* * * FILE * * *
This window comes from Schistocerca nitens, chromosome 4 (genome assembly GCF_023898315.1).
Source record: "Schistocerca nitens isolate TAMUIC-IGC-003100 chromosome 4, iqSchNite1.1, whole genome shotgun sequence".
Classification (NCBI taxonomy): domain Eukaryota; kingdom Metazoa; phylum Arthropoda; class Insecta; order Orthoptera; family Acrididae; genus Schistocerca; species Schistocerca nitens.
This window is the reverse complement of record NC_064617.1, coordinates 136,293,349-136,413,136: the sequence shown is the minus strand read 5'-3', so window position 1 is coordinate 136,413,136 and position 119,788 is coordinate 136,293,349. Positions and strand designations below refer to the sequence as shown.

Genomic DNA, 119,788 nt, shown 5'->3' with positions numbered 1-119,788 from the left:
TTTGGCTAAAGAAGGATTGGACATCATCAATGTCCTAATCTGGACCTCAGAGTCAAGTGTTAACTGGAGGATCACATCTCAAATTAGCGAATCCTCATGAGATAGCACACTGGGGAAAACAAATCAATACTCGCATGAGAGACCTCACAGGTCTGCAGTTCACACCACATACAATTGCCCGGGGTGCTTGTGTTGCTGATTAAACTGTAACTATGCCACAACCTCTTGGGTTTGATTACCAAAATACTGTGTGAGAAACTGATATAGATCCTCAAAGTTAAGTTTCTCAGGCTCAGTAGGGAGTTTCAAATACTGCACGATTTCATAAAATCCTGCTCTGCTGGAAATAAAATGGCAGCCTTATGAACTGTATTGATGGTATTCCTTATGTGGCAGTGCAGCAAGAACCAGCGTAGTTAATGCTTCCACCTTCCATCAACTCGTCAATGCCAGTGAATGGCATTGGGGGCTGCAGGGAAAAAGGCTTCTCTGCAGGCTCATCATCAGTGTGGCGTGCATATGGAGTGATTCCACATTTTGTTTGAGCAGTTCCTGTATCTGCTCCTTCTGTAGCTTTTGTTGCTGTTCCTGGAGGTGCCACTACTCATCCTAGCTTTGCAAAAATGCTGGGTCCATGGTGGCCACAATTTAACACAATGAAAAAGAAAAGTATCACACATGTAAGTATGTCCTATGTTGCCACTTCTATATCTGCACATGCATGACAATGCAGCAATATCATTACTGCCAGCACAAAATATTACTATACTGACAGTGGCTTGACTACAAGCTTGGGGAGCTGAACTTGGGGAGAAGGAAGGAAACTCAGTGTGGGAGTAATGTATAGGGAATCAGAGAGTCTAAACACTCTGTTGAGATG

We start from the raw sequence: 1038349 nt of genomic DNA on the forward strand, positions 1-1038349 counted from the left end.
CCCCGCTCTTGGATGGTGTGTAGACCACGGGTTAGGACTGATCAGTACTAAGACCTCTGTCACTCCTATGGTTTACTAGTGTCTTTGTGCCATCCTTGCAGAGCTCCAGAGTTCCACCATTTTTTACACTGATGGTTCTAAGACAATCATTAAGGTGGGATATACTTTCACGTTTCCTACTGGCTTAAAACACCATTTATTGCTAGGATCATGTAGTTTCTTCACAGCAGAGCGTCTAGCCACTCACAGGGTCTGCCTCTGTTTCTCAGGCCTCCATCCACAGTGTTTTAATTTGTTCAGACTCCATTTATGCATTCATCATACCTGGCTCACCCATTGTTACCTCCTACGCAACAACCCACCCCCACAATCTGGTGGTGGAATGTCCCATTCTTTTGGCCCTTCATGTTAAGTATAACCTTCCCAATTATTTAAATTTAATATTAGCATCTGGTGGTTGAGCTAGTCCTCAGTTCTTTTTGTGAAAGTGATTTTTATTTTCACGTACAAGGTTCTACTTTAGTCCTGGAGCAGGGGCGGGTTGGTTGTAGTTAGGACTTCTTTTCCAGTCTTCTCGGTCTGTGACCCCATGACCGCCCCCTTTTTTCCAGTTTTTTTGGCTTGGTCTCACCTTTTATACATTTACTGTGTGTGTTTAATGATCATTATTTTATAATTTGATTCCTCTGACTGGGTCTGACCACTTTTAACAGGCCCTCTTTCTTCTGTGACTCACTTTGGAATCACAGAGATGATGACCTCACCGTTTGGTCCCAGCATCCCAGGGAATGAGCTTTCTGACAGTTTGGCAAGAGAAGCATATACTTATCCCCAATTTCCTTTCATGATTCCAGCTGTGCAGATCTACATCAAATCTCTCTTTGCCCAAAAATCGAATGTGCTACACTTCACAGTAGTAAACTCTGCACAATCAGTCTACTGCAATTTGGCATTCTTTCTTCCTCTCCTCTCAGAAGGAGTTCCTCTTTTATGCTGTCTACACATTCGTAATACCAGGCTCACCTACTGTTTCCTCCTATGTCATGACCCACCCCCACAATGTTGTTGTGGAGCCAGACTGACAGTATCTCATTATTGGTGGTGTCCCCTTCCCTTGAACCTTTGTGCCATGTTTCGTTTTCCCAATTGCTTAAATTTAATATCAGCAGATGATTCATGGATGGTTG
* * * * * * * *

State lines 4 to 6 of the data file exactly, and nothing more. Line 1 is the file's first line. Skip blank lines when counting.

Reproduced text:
This window is the reverse complement of record NC_064617.1, coordinates 136,293,349-136,413,136: the sequence shown is the minus strand read 5'-3', so window position 1 is coordinate 136,413,136 and position 119,788 is coordinate 136,293,349. Positions and strand designations below refer to the sequence as shown.

Genomic DNA, 119,788 nt, shown 5'->3' with positions numbered 1-119,788 from the left:
TTTGGCTAAAGAAGGATTGGACATCATCAATGTCCTAATCTGGACCTCAGAGTCAAGTGTTAACTGGAGGATCACATCTCAAATTAGCGAATCCTCATGAGATAGCACACTGGGGAAAACAAATCAATACTCGCATGAGAGACCTCACAGGTCTGCAGTTCACACCACATACAATTGCCCGGGGTGCTTGTGTTGCTGATTAAACTGTAACTATGCCACAACCTCTTGGGTTTGATTACCAAAATACTGTGTGAGAAACTGATATAGATCCTCAAAGTTAAGTTTCTCAGGCTCAGTAGGGAGTTTCAAATACTGCACGATTTCATAAAATCCTGCTCTGCTGGAAATAAAATGGCAGCCTTATGAACTGTATTGATGGTATTCCTTATGTGGCAGTGCAGCAAGAACCAGCGTAGTTAATGCTTCCACCTTCCATCAACTCGTCAATGCCAGTGAATGGCATTGGGGGCTGCAGGGAAAAAGGCTTCTCTGCAGGCTCATCATCAGTGTGGCGTGCATATGGAGTGATTCCACATTTTGTTTGAGCAGTTCCTGTATCTGCTCCTTCTGTAGCTTTTGTTGCTGTTCCTGGAGGTGCCACTACTCATCCTAGCTTTGCAAAAATGCTGGGTCCATGGTGGCCACAATTTAACACAATGAAAAAGAAAAGTATCACACATGTAAGTATGTCCTATGTTGCCACTTCTATATCTGCACATGCATGACAATGCAGCAATATCATTACTGCCAGCACAAAATATTACTATACTGACAGTGGCTTGACTACAAGCTTGGGGAGCTGAACTTGGGGAGAAGGAAGGAAACTCAGTGTGGGAGTAATGTATAGGGAATCAGAGAGTCTAAACACTCTGTTGAGATG